How to integrate opioid substitution therapy and HIV care

By Guest blogger

By Dr Andy Guise, Research Fellow at the London School of Hygiene and Tropical Medicine and University of California San Diego, and formerly visiting research fellow at the Alliance.

Many communities of people who use drugs want access to opioid substitution therapy (OST). For people who use drugs like heroin it can help bring stability to daily life, reduce drug injection and improve health (although some people don’t want to use OST, or it isn’t suitable for them).

People who use drugs and are also living with HIV need access to HIV care, such as anti-retroviral treatment (ART). However, in many contexts, people who use drugs have limited access to OST and HIV care. Integrating these services can be a way to increase access, and can also help make HIV treatment more effective as OST supports adherence to ART.

But we need to dig a little deeper. Integration can mean many things. We need to understand what ways of integrating services will work for the various communities of people who use drugs that the Alliance works with. People living with HIV and using drugs may have a complex range of care needs, and care delivery must adapt to individuals and communities.

Methadone treatment centre in VietnamMethadone treatment centre, Vietnam. ©Mr Than, SCDI, for the Alliance.

There is an ever-growing evidence base about OST and HIV care service integration. There are many studies documenting how integrated OST and HIV services are experienced by users, and exploring how they can best fit with people’s needs and lives.

The Alliance, in partnership with the London School of Hygiene and Tropical Medicine, University of California San Diego, the Tanzania Network of People who Use Drugs and University of Bristol did a systematic review of these studies. We gathered the evidence available, critically assessed it and developed conclusions on how we can go about integrating HIV care OST.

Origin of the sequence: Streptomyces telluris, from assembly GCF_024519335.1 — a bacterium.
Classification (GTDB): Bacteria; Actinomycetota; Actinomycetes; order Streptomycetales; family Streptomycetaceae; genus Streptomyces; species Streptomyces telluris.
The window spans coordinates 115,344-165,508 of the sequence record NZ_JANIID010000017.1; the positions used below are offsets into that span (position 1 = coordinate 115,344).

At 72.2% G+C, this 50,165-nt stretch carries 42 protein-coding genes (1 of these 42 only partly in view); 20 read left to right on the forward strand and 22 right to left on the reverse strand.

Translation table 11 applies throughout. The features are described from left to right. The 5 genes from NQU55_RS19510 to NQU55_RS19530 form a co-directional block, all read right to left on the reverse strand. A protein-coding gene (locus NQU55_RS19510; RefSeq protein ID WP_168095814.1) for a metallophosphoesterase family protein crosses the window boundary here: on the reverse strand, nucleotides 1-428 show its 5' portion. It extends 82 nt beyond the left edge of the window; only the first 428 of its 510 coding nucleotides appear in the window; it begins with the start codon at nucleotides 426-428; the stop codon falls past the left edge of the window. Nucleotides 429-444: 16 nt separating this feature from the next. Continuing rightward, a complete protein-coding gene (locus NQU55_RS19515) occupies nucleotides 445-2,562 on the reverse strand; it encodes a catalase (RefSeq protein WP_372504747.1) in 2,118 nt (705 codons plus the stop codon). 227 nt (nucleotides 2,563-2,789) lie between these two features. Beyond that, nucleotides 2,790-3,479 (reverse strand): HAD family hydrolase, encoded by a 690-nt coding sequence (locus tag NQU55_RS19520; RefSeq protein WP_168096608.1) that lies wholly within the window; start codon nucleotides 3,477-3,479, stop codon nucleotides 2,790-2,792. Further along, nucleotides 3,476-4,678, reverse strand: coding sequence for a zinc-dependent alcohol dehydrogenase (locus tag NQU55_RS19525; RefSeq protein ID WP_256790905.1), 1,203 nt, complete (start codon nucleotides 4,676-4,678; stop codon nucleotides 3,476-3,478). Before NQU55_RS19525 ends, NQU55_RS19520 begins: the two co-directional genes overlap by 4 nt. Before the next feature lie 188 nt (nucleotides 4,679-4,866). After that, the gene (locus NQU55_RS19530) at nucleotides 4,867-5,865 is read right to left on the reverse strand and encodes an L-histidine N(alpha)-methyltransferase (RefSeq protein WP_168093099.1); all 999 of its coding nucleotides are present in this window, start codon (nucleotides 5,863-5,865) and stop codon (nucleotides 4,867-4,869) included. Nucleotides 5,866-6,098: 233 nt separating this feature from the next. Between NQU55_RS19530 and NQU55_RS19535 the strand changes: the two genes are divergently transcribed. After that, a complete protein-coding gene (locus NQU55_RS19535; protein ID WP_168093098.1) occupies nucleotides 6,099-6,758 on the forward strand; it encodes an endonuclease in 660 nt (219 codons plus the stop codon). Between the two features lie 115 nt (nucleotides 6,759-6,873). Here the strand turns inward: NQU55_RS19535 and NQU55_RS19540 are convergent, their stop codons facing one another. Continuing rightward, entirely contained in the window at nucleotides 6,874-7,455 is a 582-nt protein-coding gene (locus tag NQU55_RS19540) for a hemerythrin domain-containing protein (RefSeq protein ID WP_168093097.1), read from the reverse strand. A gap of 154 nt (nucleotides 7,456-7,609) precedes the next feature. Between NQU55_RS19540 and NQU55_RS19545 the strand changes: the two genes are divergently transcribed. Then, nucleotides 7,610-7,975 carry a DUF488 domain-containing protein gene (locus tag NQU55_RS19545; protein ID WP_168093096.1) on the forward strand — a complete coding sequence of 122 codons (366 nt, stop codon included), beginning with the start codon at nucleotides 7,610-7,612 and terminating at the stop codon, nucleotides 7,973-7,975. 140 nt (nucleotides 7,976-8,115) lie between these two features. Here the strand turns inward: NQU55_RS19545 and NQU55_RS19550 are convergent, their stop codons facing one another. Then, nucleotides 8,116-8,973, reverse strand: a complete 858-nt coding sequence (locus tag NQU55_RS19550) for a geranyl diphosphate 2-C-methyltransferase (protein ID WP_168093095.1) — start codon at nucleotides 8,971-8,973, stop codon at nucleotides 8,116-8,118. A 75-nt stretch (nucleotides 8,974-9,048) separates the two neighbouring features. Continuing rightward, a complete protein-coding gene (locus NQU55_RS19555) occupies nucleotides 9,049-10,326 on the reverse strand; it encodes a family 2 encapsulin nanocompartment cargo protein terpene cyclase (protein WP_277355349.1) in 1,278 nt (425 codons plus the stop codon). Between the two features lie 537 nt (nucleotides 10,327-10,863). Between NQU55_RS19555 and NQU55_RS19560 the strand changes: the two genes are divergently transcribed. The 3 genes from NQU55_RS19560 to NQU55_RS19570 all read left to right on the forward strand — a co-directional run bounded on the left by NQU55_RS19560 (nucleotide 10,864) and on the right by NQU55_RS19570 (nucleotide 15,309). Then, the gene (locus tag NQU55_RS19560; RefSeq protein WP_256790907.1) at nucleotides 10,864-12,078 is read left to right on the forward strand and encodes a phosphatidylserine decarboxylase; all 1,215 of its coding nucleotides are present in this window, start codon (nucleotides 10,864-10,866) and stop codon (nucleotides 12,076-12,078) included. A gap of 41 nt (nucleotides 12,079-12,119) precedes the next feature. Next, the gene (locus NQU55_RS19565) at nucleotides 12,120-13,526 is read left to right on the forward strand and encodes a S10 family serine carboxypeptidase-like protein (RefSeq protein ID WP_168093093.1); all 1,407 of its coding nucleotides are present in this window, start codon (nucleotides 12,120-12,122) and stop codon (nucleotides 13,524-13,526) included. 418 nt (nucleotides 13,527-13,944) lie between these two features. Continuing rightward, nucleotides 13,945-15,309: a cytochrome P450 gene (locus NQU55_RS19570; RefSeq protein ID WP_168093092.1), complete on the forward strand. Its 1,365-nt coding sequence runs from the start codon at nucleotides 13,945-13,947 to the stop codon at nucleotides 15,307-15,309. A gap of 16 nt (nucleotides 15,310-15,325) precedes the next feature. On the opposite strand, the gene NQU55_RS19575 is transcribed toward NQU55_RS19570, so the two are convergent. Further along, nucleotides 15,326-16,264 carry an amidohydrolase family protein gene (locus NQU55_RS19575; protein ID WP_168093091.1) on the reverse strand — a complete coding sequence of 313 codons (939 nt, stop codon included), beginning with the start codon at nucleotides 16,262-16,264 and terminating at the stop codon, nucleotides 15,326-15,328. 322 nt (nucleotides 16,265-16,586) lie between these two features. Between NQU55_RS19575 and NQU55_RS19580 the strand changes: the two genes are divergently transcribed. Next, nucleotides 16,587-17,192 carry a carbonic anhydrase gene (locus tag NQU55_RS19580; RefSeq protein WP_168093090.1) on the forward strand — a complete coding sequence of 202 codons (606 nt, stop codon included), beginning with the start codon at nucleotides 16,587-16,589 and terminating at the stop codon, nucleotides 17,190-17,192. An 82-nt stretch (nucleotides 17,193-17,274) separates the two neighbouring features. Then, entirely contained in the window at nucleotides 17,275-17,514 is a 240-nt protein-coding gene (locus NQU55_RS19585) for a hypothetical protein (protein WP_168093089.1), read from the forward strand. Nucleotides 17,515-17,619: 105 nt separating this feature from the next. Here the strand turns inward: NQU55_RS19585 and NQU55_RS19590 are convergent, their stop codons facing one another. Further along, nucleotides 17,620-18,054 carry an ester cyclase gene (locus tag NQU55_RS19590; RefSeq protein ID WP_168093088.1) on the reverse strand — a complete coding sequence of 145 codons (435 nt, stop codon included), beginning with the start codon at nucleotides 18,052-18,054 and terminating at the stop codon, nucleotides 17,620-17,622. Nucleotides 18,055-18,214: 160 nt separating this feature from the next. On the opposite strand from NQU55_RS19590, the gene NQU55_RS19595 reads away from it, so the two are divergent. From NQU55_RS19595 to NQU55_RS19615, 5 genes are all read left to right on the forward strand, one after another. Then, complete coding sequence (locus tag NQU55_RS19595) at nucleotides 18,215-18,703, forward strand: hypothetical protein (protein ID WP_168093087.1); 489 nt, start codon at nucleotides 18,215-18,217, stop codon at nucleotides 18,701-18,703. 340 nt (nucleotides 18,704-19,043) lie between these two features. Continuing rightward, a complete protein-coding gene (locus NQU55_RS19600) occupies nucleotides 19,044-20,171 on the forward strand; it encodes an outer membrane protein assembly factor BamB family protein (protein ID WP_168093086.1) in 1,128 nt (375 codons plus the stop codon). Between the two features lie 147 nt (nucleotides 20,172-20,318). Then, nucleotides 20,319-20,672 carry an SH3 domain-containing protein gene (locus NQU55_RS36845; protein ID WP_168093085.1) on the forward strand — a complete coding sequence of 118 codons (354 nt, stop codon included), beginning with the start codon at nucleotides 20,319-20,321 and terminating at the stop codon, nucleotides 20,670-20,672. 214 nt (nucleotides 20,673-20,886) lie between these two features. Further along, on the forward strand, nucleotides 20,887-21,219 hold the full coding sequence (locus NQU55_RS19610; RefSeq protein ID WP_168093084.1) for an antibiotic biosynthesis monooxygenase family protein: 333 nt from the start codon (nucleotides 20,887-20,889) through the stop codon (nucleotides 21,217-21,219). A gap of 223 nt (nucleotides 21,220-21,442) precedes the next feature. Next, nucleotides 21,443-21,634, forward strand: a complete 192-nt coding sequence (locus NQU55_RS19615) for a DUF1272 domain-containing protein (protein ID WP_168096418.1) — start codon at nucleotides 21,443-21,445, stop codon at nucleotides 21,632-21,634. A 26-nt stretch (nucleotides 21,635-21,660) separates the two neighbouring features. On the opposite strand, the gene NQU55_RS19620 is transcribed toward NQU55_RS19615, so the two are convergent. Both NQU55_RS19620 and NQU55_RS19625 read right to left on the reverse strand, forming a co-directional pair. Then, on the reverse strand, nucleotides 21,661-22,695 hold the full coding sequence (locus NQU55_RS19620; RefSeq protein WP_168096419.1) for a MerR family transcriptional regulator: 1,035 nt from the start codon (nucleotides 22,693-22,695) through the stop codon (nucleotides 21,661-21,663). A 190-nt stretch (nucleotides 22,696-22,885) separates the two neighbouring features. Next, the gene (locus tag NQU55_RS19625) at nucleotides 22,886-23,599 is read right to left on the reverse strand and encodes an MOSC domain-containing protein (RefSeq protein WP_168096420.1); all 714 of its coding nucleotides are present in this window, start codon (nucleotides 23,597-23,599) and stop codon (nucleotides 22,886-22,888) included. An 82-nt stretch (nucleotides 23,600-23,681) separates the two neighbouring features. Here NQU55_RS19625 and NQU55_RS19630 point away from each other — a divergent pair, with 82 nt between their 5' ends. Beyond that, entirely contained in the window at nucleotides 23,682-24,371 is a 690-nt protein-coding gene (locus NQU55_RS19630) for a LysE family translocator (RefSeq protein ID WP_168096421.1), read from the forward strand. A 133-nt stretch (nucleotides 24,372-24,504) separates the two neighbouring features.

These are the main conclusions of that review:

1. Care in one site (‘co-location’) is best.

This is what we often think of when we say ‘integration’: a ‘one stop shop’. Going to one clinic and seeing one or a few providers there. And this is what people mostly want. It is convenient, it allows for trust to built with one person rather than having to disclose HIV or drug use status multiple times, and it avoids the hassle of referrals between different sites, which involves travel and therefore costs time and money.

2. But we need to consider and manage stigma

Having everything in one site isn’t enough if providers or other clients stigmatise people, or if care is set up in a way that denies privacy. ‘Directly observed’ approaches to care that involve care delivery through a window in full view of others are particularly problematic, and are the focus of many complaints. Without adjusting care to ensure privacy (e.g. consultations in a private, discrete setting) co-location of care is a problem.

3. How care is provided is just as important

It’s not just what you do, but how you do it. OST is often linked to efforts to control and ‘discipline’ clients, based on moral judgements of drug use as ‘bad’ or ‘wrong’. Some people welcome the ‘structure’ of providers setting rules, but others don’t. Many people want ‘patient centred’ and ‘harm reduction’ oriented care, which allows people to explore with providers how the care can best match their needs.

4. The evidence base is very limited

The available evidence concentrates on clinic-focused delivery of integrated care. Community support and community-based delivery to integrated OST and HIV care are little studied and therefore little understood beyond the small groups delivering, managing and receiving it. This is a big gap in the evidence base. The Alliance and its Linking Organisations can help responding to this by calling for, and developing, community-based support to integrated OST and HIV and carefully evaluating the interventions.

Read the full paper.